To be? Or not to be?
When I first started my doctoral education (or “PhD school” as my Mom likes to call it), everyone seemed to know what their dissertation was going to be on but me. I felt like I should have a little more time to figure it out…I mean, after all, if I already knew how to do this research stuff, I wouldn’t need to go back to school right? It reminded me of when I started nursing school and I was trying to figure out what kind of nurse I wanted to be. Some students seemed to have a divine revelation of what their RN destiny would and should be. Me on the other hand? I couldn’t figure it out…Med-Surg? OR? Peds? Psych? ICU? ER?
I remember my first clinical rotation on a medical-surgical floor…that was interesting, and I learned a lot, but it was missing something for me. As the med-surg rotations became increasingly difficult, I still felt like the pace wasn’t quite right; something still wasn’t fitting. The pediatric rotation was fun but I couldn’t imagine dealing with little ones all day. Labor & Delivery—EEK! That killed me and stalled any thoughts of procreation for quite a while. Psych was interesting, even more interesting when a patient threw a chair through a wall during group therapy.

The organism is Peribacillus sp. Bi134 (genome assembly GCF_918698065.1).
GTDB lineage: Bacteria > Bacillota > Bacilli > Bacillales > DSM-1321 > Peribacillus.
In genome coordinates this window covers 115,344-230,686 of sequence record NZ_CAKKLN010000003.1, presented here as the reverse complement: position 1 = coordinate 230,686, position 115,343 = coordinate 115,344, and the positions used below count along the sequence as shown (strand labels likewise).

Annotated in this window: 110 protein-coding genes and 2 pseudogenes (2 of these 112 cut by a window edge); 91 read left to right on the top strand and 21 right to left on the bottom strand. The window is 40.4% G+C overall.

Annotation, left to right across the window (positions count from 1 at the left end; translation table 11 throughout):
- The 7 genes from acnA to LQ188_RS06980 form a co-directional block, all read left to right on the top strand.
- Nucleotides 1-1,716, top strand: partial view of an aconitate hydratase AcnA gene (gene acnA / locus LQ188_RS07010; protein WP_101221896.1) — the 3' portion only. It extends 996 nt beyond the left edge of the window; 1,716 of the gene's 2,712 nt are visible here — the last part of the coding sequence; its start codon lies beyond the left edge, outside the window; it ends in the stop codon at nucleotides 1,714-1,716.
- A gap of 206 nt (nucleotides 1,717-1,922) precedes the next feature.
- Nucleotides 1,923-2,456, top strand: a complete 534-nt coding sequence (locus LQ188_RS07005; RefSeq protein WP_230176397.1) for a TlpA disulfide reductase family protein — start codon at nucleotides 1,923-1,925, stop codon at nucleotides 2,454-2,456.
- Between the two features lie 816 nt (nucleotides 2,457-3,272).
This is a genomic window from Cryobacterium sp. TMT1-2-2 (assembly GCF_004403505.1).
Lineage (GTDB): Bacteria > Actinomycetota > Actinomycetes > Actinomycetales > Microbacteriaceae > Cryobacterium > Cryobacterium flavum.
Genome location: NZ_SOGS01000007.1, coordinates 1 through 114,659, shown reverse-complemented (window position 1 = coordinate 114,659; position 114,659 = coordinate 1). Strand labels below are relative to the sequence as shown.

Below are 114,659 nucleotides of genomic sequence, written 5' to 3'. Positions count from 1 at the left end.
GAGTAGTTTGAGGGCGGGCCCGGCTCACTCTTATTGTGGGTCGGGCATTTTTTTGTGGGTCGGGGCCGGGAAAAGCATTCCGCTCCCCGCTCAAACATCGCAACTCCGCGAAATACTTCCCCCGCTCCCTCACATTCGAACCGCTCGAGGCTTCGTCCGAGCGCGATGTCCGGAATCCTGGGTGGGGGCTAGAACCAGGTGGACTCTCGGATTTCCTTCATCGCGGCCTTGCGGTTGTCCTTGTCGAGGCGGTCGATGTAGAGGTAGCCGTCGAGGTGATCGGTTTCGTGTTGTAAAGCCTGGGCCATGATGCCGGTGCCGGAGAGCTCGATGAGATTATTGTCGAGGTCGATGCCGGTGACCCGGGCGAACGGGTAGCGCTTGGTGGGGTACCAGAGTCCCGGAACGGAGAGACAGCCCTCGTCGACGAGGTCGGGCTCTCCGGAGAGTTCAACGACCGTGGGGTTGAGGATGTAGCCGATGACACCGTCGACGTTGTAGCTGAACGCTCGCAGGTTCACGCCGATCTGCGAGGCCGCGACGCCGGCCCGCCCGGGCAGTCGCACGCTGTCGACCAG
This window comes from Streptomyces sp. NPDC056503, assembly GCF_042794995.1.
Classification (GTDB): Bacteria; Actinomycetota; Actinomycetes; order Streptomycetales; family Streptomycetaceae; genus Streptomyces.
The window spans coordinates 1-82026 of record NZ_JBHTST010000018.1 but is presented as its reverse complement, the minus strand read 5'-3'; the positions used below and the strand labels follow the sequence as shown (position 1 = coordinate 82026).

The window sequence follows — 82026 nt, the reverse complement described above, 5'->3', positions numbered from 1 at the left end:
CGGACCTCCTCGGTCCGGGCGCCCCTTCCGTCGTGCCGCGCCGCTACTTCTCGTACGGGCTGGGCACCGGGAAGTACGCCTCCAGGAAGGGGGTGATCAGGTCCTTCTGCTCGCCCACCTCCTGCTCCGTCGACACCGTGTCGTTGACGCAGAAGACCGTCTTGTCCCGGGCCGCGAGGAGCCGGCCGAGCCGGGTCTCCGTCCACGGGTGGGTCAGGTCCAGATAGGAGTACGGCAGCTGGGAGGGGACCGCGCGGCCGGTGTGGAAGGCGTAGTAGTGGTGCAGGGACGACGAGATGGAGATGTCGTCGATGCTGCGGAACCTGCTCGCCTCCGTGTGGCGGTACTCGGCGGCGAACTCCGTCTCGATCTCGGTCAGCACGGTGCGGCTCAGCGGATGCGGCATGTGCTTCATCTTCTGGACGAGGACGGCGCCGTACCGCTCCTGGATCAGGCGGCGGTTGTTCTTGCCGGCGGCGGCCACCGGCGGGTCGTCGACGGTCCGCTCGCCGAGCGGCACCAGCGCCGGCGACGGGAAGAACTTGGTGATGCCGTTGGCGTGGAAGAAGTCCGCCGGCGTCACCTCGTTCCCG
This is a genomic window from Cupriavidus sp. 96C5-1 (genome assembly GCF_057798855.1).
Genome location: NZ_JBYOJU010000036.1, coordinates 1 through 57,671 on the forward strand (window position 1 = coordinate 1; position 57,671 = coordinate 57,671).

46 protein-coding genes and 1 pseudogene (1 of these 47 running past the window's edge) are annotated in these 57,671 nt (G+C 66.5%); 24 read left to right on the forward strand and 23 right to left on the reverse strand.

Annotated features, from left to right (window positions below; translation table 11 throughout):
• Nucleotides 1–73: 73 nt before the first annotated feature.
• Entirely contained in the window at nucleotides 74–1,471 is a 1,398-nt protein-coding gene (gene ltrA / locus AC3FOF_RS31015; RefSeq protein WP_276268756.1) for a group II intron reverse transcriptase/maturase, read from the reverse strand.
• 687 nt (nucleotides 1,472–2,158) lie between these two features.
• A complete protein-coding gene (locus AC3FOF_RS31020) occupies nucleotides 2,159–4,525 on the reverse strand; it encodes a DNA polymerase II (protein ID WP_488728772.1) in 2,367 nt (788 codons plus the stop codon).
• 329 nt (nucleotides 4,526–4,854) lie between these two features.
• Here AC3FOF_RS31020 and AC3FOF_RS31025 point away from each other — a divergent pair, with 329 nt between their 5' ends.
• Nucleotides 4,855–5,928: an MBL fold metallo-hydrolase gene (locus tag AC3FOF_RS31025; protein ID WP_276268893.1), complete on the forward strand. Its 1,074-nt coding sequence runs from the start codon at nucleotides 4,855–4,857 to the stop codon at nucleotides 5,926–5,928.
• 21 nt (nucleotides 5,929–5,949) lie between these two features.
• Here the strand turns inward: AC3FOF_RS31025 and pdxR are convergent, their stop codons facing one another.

But still, like Goldilocks, the porridge wasn’t the right temperature. Then I did my leadership rotation in the ER and something went BOOM!—this is it. It was chaotic, it was loud, it was bright, it was everything I wanted in a workplace. My preceptor at the time (now my boss!) told me that she didn’t take new graduate nurses in the ER and I was crushed. But I persevered and worked hard throughout the rotation and by the end, she offered me a job. It had everything, Med-Surg, Psych, ICU, Trauma and NO Babies! I haven’t left since, I can’t imagine a better fit for me. Your fit is out there…just keep your mind open and your eyes wide!
Rebekah Child attended the University of Southern California for her bachelor's in nursing and decided to brave the academic waters and return for her master's in nursing education, graduating in 2003 from Mount St. Mary's. Rebekah has also taught nursing clinical and theory at numerous Southern California nursing schools and has been an emergency nurse since 2002. She is currently one of the clinical educators for an emergency department in Southern California and a student (again!) in the doctoral program at the University of California, Los Angeles.
By Rebekah Child